Appeals Court Upholds Biden’s $15 Minimum Wage For Recreational Contractors

Minimum Wage Recreational Contractors

A U.S. appeals court upheld a Biden administration rule on Tuesday, requiring government contractors to pay seasonal recreational workers at least $15 an hour.

The Denver-based 10th U.S. Circuit Court of Appeals, in a 2-1 ruling, stated that the president’s authority under federal law to create an “economical and efficient system” of procurement extends to dictating worker wages, even when they do not directly provide services to the government.

Circuit Judge Allison Eid dissented, claiming that the federal Procurement Act of 1949, which grants the president broad discretion, violates the U.S. Constitution by lacking clear standards to limit it. Eid, appointed by Republican former President Donald Trump, argued that Congress needed to confine the President’s authority in more detail.

President Joe Biden, a Democrat, raised the minimum wage for workers on federal contracts to $15 an hour in a 2021 executive order. The U.S. Department of Labor then implemented a rule eliminating a Trump-era exemption for seasonal recreational employers.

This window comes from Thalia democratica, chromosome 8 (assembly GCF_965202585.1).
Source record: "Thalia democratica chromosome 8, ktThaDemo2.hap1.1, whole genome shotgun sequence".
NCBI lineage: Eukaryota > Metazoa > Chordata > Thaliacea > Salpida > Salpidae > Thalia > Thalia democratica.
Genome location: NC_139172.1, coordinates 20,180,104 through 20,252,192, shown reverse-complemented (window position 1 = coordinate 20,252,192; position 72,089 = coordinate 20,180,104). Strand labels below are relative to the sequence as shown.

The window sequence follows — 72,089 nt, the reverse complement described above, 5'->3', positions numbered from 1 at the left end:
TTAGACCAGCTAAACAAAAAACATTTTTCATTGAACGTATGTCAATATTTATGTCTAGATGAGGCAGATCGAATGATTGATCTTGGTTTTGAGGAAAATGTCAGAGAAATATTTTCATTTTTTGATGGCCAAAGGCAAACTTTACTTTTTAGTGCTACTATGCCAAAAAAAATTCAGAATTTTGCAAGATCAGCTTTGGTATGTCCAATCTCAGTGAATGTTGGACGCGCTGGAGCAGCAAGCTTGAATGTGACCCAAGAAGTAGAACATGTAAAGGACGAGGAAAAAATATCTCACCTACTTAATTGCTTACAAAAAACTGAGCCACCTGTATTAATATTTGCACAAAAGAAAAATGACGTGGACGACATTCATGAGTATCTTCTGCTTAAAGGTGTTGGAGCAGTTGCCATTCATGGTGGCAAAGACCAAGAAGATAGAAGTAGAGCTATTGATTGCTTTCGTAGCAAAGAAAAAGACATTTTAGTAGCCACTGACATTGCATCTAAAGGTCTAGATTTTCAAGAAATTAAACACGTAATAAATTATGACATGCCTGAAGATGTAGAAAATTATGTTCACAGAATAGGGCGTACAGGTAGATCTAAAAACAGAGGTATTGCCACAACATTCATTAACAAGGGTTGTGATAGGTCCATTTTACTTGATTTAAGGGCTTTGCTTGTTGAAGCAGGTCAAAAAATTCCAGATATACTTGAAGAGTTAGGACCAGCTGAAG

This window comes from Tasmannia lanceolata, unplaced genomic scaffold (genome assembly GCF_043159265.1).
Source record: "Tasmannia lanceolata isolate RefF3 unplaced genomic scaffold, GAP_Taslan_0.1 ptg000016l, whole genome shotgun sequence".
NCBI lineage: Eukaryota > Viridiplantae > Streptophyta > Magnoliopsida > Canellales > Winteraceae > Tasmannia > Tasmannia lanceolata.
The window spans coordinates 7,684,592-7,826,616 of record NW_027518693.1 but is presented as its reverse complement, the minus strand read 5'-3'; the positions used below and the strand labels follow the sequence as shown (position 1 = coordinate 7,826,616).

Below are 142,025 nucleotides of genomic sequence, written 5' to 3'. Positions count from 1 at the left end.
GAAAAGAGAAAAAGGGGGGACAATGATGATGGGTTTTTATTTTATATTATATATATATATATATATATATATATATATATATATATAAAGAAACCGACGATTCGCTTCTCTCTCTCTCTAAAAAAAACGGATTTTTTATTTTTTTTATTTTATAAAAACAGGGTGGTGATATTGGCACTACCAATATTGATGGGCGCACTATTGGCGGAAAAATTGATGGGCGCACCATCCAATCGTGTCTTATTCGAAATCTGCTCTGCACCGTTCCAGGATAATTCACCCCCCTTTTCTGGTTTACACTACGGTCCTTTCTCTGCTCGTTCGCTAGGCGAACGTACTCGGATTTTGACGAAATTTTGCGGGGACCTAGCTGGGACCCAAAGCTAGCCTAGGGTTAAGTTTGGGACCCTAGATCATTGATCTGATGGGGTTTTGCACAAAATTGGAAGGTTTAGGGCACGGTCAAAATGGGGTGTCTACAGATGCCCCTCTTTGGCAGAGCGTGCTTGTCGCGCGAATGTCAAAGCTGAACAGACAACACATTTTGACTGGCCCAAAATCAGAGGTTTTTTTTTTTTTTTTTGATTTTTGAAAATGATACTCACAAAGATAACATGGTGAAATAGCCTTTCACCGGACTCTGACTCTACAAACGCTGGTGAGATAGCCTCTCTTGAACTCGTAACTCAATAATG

The 10th Circuit affirmed a judge’s ruling declining to block the elimination of that exemption in a lawsuit brought by Arkansas Valley Adventures, a provider of guided raft trips on federal land, and the Colorado River Outfitters Association, a trade group for rafting companies.

Michael Poon

Michael Poon of the Pacific Legal Foundation, a libertarian group representing the plaintiffs, criticized the ruling, stating it gives the President unlimited unilateral power. He said the group is considering its options.

In a separate lawsuit, a federal judge in Victoria, Texas, last year blocked the Labor Department rule from being applied in Texas, Louisiana, and Mississippi. The department has appealed that ruling to the New Orleans-based 5th Circuit.

In Tuesday’s case, the plaintiffs argued that forcing recreational firms to pay workers $15 per hour would limit services and raise costs. They claimed the Labor Department failed to adequately explain why it had abandoned the exemption for their industry.

The 10th Circuit said the department had addressed those concerns in the rule and found that higher wages would reduce worker absenteeism and turnover and increase the quality of services provided to the government and the public.

The majority included Circuit Judges Jerome Holmes and David Ebel, appointed by Republican former presidents George W. Bush and Ronald Reagan.